Kendall correctly points out, however, that a dismissal for lack of in personam jurisdiction is not res judicata as to the merits of the claim. Kendall had the right to file another complaint on the same cause of action curing the jurisdictional defect. See Smith v. Pittsburgh Gage & Supply Co., 464 F.2d 870, 874 (3d Cir. 1972); Bucholz v. Hutton, 153 F. Supp. 62, 68 (D. Mont. 1957); 5 C. Wright & A. Miller, Federal Practice & Procedure § 1351, at 568 (1969). Kendall chose not to attempt to cure the defect in state court on appeal or by amendment. Rather, Kendall filed suit in federal district court on the same claim; the dispositive question is whether Kendall pleaded any new facts in the federal litigation that would support a different result on the issue of jurisdiction.

The Tenth Circuit addressed the present issue under very similar facts in Eaton v. Weaver Manufacturing Co., 582 F.2d 1250 (10th Cir. 1978). See also Castolite Co. v. Michigan Northern Railway Co., 87 F.R.D. 748 (N.D. Ill. 1980). In Eaton, a federal trial court dismissed a complaint on the basis of lack of in personam jurisdiction because of the res judicata effect of a prior state court determination of the same jurisdictional claim. The court of appeals compared the state and federal complaints and judgments and analyzed the state court record to discover if the plaintiff had alleged jurisdictional facts in federal court sufficient to warrant relitigation of the jurisdictional issue. We adopt the same analysis in the present case.

Comparing the pleadings in both the state and federal courts indicates that Kendall did not make any new allegations in the federal court that would support a result different from that in the state court. The first six paragraphs of the federal complaint are in substance identical to the state court complaint. The last seven paragraphs allege that defendants Garst and Gershman acted in their capacities as directors of Overseas Development Corp. in such a way as to cause its insolvency and subsequent inability to compensate Kendall. Nowhere do these allegations reveal a connection with business done in Idaho. At best, Kendall alleges a different cause of action to obtain the same relief sought in the state court. Such an alteration of the nonjurisdictional allegations does nothing to cure the original lack of in personam jurisdiction. See Ripperger v. A.C. Allyn & Co., 113 F.2d 332, 333-34 (2d Cir.), cert. denied, 311 U.S. 695, 85 L. Ed. 450, 61 S. Ct. 136 (1940).

The trial court is affirmed on the basis that the state court ruling is res judicata. Implicit in this decision is the result that the federal court was not required to relitigate the merits of the jurisdictional claim. Thus, Kendall's assignments of error in the federal court concerning quantum of proof, a preliminary pretrial determination of jurisdiction and the failure to reach the merits of the jurisdictional issue are irrelevant.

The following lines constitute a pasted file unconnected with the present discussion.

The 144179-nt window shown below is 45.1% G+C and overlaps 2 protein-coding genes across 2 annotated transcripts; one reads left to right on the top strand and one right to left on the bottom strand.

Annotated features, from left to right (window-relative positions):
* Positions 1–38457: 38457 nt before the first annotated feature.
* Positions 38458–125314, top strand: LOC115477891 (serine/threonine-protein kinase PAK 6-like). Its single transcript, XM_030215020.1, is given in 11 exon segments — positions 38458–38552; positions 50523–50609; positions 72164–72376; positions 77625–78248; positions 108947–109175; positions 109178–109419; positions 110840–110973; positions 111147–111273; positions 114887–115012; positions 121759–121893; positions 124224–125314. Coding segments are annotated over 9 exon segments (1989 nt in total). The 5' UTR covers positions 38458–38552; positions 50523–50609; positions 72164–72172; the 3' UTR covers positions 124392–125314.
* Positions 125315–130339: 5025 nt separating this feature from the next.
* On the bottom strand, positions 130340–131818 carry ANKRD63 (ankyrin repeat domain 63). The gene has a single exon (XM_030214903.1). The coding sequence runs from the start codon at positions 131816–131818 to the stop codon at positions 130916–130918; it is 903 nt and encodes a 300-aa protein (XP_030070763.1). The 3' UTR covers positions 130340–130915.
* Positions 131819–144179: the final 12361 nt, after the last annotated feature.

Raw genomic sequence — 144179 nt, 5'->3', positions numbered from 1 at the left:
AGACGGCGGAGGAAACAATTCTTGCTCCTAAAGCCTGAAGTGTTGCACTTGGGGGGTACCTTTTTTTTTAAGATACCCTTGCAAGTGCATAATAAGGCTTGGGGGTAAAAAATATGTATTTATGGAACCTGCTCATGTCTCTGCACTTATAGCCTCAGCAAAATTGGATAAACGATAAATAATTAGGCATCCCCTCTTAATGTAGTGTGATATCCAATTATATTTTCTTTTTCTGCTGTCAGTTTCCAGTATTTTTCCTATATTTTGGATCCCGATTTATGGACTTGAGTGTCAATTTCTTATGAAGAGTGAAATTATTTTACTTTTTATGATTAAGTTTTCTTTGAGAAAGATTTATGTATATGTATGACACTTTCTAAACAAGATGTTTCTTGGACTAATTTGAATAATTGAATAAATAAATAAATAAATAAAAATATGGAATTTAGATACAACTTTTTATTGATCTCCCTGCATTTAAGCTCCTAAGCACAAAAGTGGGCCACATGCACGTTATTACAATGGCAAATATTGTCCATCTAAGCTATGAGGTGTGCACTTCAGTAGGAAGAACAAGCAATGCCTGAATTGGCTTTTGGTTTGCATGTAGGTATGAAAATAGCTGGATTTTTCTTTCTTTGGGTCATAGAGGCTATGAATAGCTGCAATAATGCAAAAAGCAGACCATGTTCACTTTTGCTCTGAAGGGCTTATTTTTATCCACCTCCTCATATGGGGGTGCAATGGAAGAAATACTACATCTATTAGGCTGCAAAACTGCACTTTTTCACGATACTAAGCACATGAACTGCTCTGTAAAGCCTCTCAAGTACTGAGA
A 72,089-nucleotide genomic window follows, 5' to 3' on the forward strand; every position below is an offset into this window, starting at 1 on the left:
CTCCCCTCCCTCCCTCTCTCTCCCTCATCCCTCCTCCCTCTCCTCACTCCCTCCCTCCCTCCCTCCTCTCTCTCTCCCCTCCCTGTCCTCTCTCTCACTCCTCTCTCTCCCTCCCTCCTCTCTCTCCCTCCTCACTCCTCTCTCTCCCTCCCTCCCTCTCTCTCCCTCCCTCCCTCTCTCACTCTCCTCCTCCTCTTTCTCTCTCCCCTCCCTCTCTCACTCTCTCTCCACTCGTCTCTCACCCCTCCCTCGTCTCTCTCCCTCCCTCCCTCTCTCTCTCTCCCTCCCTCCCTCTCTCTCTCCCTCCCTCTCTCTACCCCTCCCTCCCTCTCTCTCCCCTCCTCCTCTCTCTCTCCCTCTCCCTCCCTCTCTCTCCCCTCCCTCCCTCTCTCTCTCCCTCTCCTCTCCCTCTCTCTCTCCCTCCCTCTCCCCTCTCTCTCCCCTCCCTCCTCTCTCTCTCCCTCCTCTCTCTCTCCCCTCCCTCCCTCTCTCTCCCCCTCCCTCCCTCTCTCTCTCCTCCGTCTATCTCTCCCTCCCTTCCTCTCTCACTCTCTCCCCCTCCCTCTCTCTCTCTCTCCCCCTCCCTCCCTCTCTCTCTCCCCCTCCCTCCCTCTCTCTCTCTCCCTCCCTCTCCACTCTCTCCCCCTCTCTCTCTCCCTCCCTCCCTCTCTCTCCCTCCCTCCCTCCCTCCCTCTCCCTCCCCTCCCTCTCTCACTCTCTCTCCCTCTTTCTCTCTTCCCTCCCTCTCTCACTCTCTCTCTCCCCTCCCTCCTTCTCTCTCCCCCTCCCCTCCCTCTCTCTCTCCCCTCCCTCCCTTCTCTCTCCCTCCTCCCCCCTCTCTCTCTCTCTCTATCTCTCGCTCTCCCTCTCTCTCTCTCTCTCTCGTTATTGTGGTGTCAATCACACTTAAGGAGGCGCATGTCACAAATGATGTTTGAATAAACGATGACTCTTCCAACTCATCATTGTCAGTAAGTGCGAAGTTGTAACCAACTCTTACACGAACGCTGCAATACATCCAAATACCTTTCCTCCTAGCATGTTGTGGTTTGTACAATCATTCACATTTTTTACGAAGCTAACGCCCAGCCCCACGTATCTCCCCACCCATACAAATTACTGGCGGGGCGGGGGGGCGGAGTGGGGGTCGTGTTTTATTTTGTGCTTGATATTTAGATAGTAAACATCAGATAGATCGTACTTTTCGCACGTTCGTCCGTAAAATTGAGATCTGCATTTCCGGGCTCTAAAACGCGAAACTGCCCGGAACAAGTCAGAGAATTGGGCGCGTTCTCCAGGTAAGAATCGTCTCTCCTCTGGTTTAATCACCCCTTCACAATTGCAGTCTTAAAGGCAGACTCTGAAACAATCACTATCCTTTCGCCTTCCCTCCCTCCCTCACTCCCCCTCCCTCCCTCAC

1. The res judicata effect of a state court judgment in federal court is determined by the law of the state of rendition. See American Surety Co. v. Baldwin, 287 U.S. 156, 166-67, 77 L. Ed. 231, 53 S. Ct. 98 (1932); Wright v. Georgia R.R. & Banking Co., 216 U.S. 420, 429, 54 L. Ed. 544, 30 S. Ct. 242 (1910). However, on the issue involved in this case, application of state or federal law would result in the same preclusive effect.

2. Both parties use the term res judicata to describe the preclusive effect of the state judgment. The case is governed more precisely by the principles of issue preclusion, or collateral estoppel, because only the issue of personal jurisdiction is sought to be precluded. We evaluate the preclusive effect of the state judgment with reference to the requirements of that doctrine. However, for the sake of simplicity, we continue to use the term res judicata hereinafter.

3. The Idaho long-arm statute provides in pertinent part: Any person, firm, company, association or corporation, whether or not a citizen or resident of this state, who in person or through an agent does any of the acts hereinafter enumerated, thereby submits said person, firm, company, association or corporation, and if an individual, his personal representative, to the jurisdiction of the courts of this state as to any cause of action arising from the doing of any of said acts: (a) The transaction of any business within this state which is hereby defined as the doing of any act for the purpose of realizing pecuniary benefit or accomplishing or attempting to accomplish, transact or enhance the business purpose or objective of any part thereof of such person, firm, company, association or corporation; Idaho Code § 5-514(a) (1979) (emphasis added).